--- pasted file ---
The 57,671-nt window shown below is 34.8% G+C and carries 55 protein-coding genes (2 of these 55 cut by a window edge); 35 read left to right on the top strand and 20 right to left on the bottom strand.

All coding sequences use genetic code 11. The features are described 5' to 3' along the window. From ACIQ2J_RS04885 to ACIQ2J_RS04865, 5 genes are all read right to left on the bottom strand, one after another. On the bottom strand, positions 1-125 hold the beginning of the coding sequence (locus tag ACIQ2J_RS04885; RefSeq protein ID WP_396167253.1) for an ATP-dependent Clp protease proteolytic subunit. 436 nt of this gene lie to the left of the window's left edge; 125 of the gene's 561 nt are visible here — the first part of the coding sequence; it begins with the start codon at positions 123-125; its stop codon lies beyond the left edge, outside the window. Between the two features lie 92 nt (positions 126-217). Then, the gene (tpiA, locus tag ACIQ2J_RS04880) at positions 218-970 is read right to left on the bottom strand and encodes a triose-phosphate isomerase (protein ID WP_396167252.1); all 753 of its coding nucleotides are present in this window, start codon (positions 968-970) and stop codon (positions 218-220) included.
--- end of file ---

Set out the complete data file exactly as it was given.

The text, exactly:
The 57,671-nt window shown below is 34.8% G+C and carries 55 protein-coding genes (2 of these 55 cut by a window edge); 35 read left to right on the top strand and 20 right to left on the bottom strand.

All coding sequences use genetic code 11. The features are described 5' to 3' along the window. From ACIQ2J_RS04885 to ACIQ2J_RS04865, 5 genes are all read right to left on the bottom strand, one after another. On the bottom strand, positions 1-125 hold the beginning of the coding sequence (locus tag ACIQ2J_RS04885; RefSeq protein ID WP_396167253.1) for an ATP-dependent Clp protease proteolytic subunit. 436 nt of this gene lie to the left of the window's left edge; 125 of the gene's 561 nt are visible here — the first part of the coding sequence; it begins with the start codon at positions 123-125; its stop codon lies beyond the left edge, outside the window. Between the two features lie 92 nt (positions 126-217). Then, the gene (tpiA, locus tag ACIQ2J_RS04880) at positions 218-970 is read right to left on the bottom strand and encodes a triose-phosphate isomerase (protein ID WP_396167252.1); all 753 of its coding nucleotides are present in this window, start codon (positions 968-970) and stop codon (positions 218-220) included.